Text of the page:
After a false start two weeks ago, when we woke with colds on the day of departure and ended up swapping the bikes, “Bee” aka Honda CB500X and “the Bird” aka Triumph Thunderbird for a slot in the COVID testing queue, we are finally away.  A negative COVID test result a couple of days later was expected, but in these times one always has a small question-mark over the outcome.  The all clear came via text and we were able to reschedule once we had thrown off the last remnants of our colds.

Unlike Streak and Storm, the Bird and the Bee are not equipped to take everything bar the kitchen sink. Space is limited but with some judicious packing we are able to fit everything we need for three days in the Bird’s not so cavernous panniers and we are off for our first road trip with these two bikes.  “Streak and Storm” our usual mounts are a world away and who knows when we will get to ride them again.

Leaving the city traffic behind, we wend our way to Boonah, a small country town about one and a half hours from Brisbane. A regular stop for us for coffee but instead of returning to Brisbane as we usually do on a day’s ride, we are heading west, up over Cunningham’s gap where the sound of bell birds ring in our ears.  We can feel like we are really away with the dividing range to our backs as we travel towards Clifton in the Toowoomba region for lunch and the air decidedly cooler.

Anne has a connection to this area as some 25 years ago she was member of a team that competed in a national innovation competition. Her team won the State (Qld) competition and then travelled to Perth for the national finals. They did not win but secured best national ‘Marketing’ prize which was the area Anne led. The product you ask?  The processing of pig waste! We’re not sure what happened to that product but Anne found it a fascinating experience, apart from the smell.

On the road again, north of Clifton Qld

As we like to take our time, and be off the road by 4pm at the latest, to avoid meeting wildlife head on, our first night is at Oakey.  We have not made a booking, with all the uncertainty, but head to the same motel we had booked a couple of weeks back and were allowed to cancel on the day with full refund because of our COVID hick-up.

As the local school finishes for the day, we hear pop music coming from the school speakers. The motel manager tells us that each month the best class gets to choose the song to be used instead of the school bell.  What a good motivational tool. As we walk to the local shop in our motorcycle gear the younger children wave and say hello. Not sure that you get that in the city.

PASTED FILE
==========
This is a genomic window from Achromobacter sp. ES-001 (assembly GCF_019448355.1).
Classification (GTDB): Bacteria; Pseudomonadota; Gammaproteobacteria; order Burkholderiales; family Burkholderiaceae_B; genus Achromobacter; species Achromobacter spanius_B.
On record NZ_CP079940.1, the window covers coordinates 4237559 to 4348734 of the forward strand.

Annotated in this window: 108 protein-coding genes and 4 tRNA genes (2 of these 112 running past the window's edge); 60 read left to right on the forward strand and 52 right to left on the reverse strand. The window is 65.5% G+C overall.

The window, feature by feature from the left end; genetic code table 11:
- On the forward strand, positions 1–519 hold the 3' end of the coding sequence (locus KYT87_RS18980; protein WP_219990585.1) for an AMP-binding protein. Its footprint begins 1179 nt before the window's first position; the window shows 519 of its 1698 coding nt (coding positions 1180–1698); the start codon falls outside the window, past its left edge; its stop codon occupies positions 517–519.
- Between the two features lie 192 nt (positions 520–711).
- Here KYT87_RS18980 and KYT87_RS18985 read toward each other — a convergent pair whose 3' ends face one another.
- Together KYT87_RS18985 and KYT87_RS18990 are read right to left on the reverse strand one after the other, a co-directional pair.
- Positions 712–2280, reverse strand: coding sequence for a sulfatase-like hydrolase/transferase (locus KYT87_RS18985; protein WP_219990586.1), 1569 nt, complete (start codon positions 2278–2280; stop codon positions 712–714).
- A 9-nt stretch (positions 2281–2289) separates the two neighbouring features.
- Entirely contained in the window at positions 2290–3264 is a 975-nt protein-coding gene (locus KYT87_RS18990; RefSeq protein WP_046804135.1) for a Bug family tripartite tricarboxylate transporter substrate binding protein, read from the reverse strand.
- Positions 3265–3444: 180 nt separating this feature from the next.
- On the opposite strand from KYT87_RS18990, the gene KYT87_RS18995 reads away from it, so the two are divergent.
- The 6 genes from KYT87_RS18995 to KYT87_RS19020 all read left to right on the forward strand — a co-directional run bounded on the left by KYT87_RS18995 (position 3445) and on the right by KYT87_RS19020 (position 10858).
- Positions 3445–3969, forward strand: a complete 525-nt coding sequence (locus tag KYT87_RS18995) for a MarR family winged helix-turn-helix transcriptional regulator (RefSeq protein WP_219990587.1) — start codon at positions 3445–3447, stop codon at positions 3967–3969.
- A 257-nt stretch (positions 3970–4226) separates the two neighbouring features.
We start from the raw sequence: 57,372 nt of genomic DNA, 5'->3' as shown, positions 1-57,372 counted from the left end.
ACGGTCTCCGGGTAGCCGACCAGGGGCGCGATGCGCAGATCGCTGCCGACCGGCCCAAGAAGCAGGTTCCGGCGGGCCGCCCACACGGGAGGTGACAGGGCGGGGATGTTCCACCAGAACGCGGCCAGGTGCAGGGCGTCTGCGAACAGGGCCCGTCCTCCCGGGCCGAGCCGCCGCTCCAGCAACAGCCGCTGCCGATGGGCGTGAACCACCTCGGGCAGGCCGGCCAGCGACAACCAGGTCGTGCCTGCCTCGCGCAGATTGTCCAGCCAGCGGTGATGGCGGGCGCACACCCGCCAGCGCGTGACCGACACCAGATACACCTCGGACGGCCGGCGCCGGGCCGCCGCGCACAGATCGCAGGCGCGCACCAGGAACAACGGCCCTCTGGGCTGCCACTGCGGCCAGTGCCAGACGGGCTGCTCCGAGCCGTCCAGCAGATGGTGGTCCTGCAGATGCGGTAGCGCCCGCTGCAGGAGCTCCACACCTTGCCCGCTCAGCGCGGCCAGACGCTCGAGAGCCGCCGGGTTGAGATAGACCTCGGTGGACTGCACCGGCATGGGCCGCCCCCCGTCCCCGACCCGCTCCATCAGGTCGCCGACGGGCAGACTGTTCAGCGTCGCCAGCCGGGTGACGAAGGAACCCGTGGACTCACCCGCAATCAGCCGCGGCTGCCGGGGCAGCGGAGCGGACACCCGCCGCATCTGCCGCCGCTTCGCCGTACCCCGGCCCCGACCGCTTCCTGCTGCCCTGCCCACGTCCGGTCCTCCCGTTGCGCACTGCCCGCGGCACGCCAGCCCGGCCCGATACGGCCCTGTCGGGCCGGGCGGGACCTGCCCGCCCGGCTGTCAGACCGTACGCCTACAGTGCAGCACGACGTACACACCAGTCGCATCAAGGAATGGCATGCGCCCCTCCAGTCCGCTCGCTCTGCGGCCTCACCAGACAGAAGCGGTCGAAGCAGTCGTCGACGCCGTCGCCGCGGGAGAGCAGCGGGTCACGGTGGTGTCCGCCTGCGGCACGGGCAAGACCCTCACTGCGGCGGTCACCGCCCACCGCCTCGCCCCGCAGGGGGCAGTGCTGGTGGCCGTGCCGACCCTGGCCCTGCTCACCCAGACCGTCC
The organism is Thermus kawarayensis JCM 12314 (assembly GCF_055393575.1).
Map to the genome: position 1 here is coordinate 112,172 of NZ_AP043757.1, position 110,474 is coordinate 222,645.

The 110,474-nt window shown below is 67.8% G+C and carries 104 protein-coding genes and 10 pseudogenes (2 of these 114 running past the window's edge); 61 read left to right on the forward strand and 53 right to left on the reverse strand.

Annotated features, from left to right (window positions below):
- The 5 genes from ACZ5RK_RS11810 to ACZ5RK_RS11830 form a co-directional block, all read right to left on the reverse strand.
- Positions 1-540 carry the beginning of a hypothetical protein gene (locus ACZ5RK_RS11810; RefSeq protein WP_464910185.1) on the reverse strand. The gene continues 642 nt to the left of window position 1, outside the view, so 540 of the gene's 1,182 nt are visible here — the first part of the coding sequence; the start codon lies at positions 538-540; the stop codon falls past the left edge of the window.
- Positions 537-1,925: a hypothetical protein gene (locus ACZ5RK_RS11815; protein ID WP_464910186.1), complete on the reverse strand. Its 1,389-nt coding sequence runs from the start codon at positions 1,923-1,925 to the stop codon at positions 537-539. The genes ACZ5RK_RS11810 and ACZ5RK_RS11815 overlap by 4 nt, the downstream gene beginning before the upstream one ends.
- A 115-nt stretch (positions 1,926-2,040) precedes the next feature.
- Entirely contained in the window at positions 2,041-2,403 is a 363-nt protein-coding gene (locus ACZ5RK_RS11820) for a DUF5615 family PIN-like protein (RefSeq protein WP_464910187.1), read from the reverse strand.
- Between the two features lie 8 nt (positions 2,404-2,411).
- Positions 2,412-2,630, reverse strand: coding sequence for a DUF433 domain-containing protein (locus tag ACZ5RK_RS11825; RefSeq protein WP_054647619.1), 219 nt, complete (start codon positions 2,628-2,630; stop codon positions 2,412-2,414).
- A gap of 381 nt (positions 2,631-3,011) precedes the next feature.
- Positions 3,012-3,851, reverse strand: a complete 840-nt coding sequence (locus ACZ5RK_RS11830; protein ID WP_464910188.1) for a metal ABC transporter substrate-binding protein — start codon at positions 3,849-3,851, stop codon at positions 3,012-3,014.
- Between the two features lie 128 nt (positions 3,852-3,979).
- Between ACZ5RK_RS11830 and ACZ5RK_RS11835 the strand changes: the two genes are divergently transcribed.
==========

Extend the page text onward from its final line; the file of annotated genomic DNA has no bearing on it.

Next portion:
The motel manager offers to run us up to the local club for dinner, which as always in the country serves up a hearty meal before a constitutional walk back to our motel.

Wildlife is always a concern with country riding, but given that we avoid riding at the start and end of the the day as a rule, we see little wildlife close up which is a good thing. Very occasionally we are surprised and watching a pheasant rise up and fly within a wing’s length of my helmet was enough to increase my heart rate in spite of the medication I take. I was just envisioning what a pheasant emblem would look like embedded on my jacket when it veered away.  Minutes later a large eagle glided a couple of meters above our heads and then a really large goanna decided to cross in front of us, and immediately turn across the road again in the opposite direction, all in the space of 10 minutes.  They say things happen in threes so that’s enough excitement for one day.

We have not been to the Bunya Mountains for 20 years, so what will have changed – not much I hope. The mountains rise up to over 1000m / 3000 ft. from the surrounding plains providing great TV and mobile phone coverage for the locals. The Bunya Mountains National Park, which covers some 19,000 hectares, is the second oldest National Park in Queensland. It is named after the Bunya tree which is famous for nuts that saw Australian Aboriginal people travel from hundreds of kms to harvest the nuts every three years until European expansion into the region in the 1840’s and the subsequent farming and logging in the region curtailed this practice.

The road from Jondaryan to the Bunya’s still has a section of dirt that we remember from our previous visit. Some things do not change.  A twisty single lane road with hairpin bends takes us up from the open plains east of the Bunya mountains to in the cool and quiet of the magnificent Bunya and Hoop pine trees that surround us. We were lucky not to come across any vehicles making the decent. It really is a single lane road. We will be coming back a different way.

Looking south from Bunya Mountains
Heading towards the Bunya Mts from Jondaryan.
The Bird and Bee resting after a strenuous climb to the top of the Bunya Mts

One of the great pleasures we have riding is meeting other motorcyclists. This time we meet those from 2 years old to over 70. The two year old was not talkative but just loved motorcycles and was enthused just by seen our helmets. The parents were at a loss to explain his love of motorcycles as neither rode although his mother had ridden dirt bikes on the farm as a child, so maybe it’s in their DNA.

Bunya trees heading for the sky
Footholds in a Bunya tree trunk
Bunya and Hoop pines